Analysis of the alkyl halide or carbon chain is step 1 in my 4-part checklist when determining between SN1 SN2 E1 E2 reactions.
Substitution and elimination reactions undergo different mechanisms to form different products. However, the reactions share a few common characteristics, including the fact that the leaving group is removed at some point during the reaction.
To help you determine the type of reaction that will take place you should identify the location of the leaving group. Understanding where the leaving group is located will help you determine its mode of departure. This in turn will help you understand the type of mechanism that must take place. (don’t memorize!)
Can/will the leaving group leave by itself?
Is the molecule accessible for a direct attack to kick out the leaving group?
What To Look For – A Quick Overview
Is the leaving group on a tertiary, secondary, primary or methyl carbon?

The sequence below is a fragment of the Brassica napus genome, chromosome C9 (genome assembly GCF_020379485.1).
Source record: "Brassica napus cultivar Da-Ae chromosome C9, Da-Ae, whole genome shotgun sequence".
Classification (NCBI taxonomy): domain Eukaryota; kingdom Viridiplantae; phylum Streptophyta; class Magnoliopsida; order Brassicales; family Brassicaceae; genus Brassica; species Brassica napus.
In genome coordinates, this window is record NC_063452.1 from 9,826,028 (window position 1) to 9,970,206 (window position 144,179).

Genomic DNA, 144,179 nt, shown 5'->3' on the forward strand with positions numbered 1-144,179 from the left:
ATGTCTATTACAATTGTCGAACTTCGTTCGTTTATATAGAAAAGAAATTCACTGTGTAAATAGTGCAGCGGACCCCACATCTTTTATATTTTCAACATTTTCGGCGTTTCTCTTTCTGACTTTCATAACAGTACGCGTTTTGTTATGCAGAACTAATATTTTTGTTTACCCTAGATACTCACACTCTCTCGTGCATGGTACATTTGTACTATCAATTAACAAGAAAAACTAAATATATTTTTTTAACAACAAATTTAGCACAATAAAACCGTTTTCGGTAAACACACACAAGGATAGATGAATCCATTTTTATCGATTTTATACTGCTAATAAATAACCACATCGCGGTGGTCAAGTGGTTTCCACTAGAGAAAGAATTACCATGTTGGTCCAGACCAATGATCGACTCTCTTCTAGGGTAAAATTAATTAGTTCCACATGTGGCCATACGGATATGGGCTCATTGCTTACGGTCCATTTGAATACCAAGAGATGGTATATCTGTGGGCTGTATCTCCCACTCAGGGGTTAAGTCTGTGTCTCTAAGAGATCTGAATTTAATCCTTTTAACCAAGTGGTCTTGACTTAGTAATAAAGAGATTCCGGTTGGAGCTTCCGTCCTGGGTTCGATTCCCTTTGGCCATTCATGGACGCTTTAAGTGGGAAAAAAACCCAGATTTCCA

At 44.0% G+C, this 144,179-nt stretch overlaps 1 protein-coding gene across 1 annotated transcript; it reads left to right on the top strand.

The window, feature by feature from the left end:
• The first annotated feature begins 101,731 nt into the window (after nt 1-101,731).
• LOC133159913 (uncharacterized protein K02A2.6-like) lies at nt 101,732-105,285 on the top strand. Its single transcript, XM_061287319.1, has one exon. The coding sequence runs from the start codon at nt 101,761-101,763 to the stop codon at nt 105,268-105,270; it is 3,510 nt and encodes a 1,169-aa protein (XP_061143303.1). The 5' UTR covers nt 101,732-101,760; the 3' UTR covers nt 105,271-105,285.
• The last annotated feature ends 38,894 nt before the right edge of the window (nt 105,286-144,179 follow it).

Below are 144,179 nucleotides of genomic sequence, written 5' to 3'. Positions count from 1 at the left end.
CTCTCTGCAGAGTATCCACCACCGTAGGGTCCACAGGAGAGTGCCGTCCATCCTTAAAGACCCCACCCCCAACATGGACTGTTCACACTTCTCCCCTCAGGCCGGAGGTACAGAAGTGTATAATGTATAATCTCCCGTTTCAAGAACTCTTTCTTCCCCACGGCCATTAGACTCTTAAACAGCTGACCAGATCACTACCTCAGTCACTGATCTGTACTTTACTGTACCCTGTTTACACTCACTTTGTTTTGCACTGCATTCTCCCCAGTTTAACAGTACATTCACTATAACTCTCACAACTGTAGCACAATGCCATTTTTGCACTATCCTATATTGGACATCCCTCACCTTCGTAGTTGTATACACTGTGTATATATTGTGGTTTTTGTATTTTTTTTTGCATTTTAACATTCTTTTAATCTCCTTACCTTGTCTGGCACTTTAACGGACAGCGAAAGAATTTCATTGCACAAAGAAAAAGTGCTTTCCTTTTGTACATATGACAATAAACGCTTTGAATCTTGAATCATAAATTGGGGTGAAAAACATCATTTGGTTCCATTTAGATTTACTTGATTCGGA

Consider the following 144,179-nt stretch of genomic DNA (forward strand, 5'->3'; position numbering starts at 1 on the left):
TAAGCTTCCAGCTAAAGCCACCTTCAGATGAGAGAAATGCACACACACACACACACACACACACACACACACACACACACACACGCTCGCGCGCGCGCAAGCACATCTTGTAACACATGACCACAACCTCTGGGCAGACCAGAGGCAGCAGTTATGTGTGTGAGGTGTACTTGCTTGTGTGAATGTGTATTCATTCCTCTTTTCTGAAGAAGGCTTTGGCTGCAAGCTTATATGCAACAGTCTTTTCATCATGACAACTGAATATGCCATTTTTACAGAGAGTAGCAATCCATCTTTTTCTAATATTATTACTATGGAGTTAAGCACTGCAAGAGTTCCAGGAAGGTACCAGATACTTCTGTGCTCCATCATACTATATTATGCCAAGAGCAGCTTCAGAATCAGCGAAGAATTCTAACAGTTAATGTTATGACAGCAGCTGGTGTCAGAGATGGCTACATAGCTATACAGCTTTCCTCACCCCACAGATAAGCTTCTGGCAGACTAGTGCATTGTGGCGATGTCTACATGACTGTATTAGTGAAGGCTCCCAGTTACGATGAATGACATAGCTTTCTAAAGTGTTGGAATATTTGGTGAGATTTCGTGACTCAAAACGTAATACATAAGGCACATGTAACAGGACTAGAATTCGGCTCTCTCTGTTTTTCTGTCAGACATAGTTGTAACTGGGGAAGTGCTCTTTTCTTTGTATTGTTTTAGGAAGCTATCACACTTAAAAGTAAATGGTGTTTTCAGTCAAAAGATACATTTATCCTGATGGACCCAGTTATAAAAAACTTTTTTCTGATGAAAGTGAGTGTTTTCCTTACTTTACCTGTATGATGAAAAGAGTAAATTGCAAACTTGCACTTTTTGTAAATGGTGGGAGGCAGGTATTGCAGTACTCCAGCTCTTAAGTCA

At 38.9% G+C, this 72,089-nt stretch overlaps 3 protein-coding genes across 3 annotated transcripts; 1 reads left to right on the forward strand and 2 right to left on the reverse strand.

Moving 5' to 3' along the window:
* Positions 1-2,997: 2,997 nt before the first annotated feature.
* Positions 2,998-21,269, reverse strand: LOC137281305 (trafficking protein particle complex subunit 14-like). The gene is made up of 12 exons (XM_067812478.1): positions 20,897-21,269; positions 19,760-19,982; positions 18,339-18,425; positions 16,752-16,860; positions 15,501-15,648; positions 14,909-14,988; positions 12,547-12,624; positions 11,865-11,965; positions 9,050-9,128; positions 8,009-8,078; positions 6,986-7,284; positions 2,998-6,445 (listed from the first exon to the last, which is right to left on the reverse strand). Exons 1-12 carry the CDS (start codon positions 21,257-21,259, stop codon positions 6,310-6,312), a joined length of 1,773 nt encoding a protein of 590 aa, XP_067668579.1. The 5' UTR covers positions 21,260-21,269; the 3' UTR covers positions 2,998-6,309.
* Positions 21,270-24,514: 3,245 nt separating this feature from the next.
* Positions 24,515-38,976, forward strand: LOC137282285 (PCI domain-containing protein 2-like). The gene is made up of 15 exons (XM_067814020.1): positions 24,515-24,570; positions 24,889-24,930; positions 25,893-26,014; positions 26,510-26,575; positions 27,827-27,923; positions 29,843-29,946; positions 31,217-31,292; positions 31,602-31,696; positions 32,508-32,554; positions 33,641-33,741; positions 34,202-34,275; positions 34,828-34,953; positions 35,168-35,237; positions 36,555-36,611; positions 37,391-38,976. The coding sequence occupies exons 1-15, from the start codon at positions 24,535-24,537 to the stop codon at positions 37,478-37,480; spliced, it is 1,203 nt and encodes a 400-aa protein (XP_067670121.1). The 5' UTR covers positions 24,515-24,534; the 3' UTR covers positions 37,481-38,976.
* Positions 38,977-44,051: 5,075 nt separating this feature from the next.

- Methyl/primary carbons cannot for carbocations – ‘1-type’ reactions ruled out.
Methyl groups have no beta-carbon. No beta-C, no beta-H, E2 ruled out as well.
- Secondary carbons can undergo all reaction types (E1/E2 require beta-hydrogens)
- Tertiary carbons form stable carbocations (1-type SN1/E1 reactions), can undergo elimination if there is a beta-hydrogen (E2), and cannot undergo direct attack for SN2
Watch the video below for a detailed analysis and explanation of above concepts
With a clear idea of what to look for on the alkyl halide or carbon chain, you may have narrowed your reaction down to 2 or 3 possible modes of attack. The next thing you want to look at is the Attacking Nucleophile/Base (<-video) to help you determine if you can have a direct (2-type) or multi-step (1-type) attack.